19. Clinical evaluation Diagnosis based on clinical history, supplemented by physical examination findings and cranial imaging studies. Detailed intraoral examination to rule out odontogenic and non odontogenic source for the pain Examination of CN V, VII & VIII Symptomatic TN from a CPA mass often shows facial weakness and hearing loss on that side Dr.Haris PS/OMR

  20. Diagnostic testing Diagnostic brain imaging to visualize anatomic landmarks around trigeminal ganglion and CPA CT, MRI – to rule out CPA lesions and to visualize subtle vascular anomalies causing compression Dr.Haris PS/OMR

  21. Medical Management and Treatment TN unique – majority of patients respond to treatment and may have total elimination of pain attacks Dr.Haris PS/OMR

  22. Pharmacologic therapyPrimary drug therapy Bergouignan, 1942 found that the anticonvulsant phenytoin effectively controlled attacks of TN Similarity in mechanisms between epilepsy & TN pain attacks. Dr.Haris PS/OMR

  23. Routine therapy begins with single agent, in gradually increasing doses until pain attacks are suppressed or satisfactorily reduced.  Carbamazepine (CBZ)  Baclofen (BCF)  Lamotrigine (LTG) Dr.Haris PS/OMR

  24. CBZ superior to Phenytoin CBZ monotherapy provides symptom control in up to 80% patients BCF equally effective, better tolerated Others - Clonazepam, Gabapentin, Topiramate, Oxcarbazepine, Tiagabine, Levetiracetam and Zonisamide. Dr.Haris PS/OMR

  25. Multiple drug therapy • When a patient respond only partially to single drug therapy at dosages that evoke side effects…… • When patients do not satisfactorily respond to 2 AED’s, they should be considered for surgical interventions. Dr.Haris PS/OMR

  26. Surgical options Highly effective and well tolerated Cumulative risk of multiple pharmacological agents may exceed the risk of surgical complications, especially in the elderly Dr.Haris PS/OMR

  27. 3 SURGICAL APPROACHES • Percutaneous stereotactic radiofrequency thermal lesioning of the trigeminal ganglion and/or root (RFL) • Posterior fossa exploration and microvascular decompression (MVD) of the trigeminal root • Gamma knife radiation to the trigeminal root entry zone (GKR) Produce satisfactory relief of TN symptoms in 80 – 90% of patients. Incidence of complications is low and specific for the technique employed. Dr.Haris PS/OMR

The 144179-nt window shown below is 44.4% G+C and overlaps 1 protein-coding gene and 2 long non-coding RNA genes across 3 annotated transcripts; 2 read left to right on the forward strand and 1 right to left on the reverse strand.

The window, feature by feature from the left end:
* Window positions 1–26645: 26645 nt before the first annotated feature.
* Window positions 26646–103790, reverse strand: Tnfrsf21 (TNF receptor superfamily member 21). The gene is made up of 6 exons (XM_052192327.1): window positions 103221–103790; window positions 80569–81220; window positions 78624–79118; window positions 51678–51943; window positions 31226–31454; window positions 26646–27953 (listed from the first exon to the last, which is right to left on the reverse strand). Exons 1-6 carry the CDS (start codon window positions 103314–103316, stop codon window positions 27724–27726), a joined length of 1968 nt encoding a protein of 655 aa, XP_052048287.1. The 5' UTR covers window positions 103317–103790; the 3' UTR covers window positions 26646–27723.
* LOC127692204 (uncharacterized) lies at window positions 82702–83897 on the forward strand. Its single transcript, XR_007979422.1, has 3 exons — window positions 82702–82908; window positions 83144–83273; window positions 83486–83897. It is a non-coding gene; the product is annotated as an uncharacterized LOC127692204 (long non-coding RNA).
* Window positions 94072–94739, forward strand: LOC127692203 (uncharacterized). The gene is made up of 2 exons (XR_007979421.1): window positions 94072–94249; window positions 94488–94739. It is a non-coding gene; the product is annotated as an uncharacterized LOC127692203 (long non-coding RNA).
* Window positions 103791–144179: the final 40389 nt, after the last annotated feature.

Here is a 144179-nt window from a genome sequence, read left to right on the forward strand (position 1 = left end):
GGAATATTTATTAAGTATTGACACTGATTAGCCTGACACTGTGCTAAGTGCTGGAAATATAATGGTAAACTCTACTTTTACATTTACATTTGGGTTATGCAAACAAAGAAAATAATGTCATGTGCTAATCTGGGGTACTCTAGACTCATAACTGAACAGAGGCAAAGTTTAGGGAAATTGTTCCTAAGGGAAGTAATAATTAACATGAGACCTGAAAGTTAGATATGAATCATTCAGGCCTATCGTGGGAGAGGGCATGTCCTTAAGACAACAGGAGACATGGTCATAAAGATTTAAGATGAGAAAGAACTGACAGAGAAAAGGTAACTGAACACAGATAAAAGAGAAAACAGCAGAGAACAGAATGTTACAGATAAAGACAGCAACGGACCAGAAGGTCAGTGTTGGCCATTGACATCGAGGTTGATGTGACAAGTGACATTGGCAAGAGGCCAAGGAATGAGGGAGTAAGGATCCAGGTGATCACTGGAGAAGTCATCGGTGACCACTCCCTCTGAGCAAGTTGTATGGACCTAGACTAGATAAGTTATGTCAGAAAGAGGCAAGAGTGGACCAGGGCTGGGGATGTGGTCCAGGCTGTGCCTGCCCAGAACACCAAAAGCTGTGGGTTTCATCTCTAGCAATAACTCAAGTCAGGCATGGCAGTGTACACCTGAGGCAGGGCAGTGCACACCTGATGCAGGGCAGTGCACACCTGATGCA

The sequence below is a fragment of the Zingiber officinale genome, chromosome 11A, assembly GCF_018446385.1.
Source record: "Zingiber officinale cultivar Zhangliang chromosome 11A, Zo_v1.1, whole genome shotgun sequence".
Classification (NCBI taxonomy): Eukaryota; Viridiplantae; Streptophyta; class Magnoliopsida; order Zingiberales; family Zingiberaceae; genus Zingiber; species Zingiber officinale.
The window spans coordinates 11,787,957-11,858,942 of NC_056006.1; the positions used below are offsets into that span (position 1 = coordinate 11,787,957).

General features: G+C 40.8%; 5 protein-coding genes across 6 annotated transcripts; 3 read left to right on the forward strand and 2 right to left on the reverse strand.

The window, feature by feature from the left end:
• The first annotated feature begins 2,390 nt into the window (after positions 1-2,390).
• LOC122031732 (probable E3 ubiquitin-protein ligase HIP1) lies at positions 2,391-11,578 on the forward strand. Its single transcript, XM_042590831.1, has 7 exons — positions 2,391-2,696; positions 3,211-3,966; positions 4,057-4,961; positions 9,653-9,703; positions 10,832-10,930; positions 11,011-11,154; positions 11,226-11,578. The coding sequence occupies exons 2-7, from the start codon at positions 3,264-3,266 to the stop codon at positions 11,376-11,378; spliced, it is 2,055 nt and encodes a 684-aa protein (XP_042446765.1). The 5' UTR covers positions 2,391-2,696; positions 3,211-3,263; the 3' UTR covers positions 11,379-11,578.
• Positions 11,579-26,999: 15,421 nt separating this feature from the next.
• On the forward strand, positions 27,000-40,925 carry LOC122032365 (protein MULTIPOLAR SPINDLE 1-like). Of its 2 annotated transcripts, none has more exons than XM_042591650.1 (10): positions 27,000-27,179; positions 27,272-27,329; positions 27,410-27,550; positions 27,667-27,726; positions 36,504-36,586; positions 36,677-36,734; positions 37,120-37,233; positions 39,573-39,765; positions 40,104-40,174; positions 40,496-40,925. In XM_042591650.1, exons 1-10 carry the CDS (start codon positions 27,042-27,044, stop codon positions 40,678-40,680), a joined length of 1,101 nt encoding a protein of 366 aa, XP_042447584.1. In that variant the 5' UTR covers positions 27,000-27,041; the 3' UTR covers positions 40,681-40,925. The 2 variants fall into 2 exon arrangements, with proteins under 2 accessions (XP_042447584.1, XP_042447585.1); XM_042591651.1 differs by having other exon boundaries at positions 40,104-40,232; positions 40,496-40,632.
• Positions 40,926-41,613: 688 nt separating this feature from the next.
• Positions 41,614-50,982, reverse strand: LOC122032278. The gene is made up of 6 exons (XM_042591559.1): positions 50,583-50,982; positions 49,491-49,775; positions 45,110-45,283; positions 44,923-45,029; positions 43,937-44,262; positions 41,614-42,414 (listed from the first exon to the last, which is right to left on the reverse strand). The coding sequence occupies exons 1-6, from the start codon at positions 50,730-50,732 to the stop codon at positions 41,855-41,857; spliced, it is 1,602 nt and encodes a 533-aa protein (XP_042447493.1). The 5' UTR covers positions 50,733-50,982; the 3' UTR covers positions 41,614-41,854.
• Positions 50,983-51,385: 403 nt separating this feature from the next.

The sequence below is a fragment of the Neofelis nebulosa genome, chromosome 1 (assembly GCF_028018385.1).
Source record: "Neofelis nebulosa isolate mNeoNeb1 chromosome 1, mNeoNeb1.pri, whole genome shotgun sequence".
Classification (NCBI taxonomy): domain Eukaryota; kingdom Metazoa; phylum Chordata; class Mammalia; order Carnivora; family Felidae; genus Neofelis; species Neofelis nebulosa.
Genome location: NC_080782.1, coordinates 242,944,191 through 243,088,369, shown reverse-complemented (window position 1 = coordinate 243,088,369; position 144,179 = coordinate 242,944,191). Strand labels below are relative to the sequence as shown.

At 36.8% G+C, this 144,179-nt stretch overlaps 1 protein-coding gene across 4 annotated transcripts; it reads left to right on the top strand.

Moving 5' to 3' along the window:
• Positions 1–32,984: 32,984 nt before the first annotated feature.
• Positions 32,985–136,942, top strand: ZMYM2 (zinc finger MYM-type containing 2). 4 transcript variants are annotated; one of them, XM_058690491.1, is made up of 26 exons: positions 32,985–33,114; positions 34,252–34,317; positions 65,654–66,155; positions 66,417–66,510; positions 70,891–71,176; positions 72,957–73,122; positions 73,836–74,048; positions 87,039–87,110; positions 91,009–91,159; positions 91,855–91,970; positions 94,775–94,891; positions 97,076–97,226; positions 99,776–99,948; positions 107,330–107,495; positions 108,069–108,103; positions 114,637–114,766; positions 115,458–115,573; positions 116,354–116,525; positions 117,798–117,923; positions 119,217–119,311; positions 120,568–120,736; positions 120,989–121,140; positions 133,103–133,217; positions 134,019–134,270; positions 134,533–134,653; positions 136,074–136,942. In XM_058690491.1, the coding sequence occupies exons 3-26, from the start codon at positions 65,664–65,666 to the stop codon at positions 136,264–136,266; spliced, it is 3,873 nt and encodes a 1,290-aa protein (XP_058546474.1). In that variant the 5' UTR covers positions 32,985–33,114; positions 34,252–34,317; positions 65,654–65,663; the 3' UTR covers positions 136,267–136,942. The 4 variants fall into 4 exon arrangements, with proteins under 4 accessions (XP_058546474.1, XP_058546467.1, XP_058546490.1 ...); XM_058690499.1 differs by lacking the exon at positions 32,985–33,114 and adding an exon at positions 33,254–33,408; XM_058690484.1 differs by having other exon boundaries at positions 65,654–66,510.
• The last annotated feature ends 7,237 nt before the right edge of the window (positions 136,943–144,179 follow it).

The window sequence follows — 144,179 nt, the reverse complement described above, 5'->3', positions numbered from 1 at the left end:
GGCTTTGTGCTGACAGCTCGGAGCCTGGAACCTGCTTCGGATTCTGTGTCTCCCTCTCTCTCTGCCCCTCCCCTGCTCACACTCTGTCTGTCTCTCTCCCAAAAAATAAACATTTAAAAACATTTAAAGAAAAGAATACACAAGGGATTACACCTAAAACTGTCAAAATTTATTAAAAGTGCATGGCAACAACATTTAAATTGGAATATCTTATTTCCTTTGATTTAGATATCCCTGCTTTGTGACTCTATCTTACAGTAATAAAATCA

28. RFL - Produce mild injury to the sensory fibers in the trigeminal root. • Minimally invasive • Controls symptoms in > 85% of patients • Principal side effect – sensory loss and occasional dysesthesia Dr.Haris PS/OMR

  29. Posterior fossa exploration and MVD • More complex and invasive • Directly treats the hypothetical cause while minimizing any sensory damage Dr.Haris PS/OMR

  30. GKR - Relatively recent • Employs computerized stereotactic methods to concentrate gamma radiation on the trigeminal root entry zone • Could be highly effective • Long term benefits to be established Dr.Haris PS/OMR

  31. RFL for patients who are elderly or medically frail. • Posterior fossa exploration and MVD for younger healthier patients who can tolerate the longer more invasive surgical procedure. • GKR as an alternative to RFL in frail or elderly patients. MVD or RFL remains the standard for surgical treatment of younger patients who have considerable life expectancy Dr.Haris PS/OMR

  32. Conclusion • Many fundamental questions about patho-physiology of the disorder remain unanswered • Development of drugs specific for TN • Lack of objective testing remains as a problem • fMRI– potential future diagnostic tool Dr.Haris PS/OMR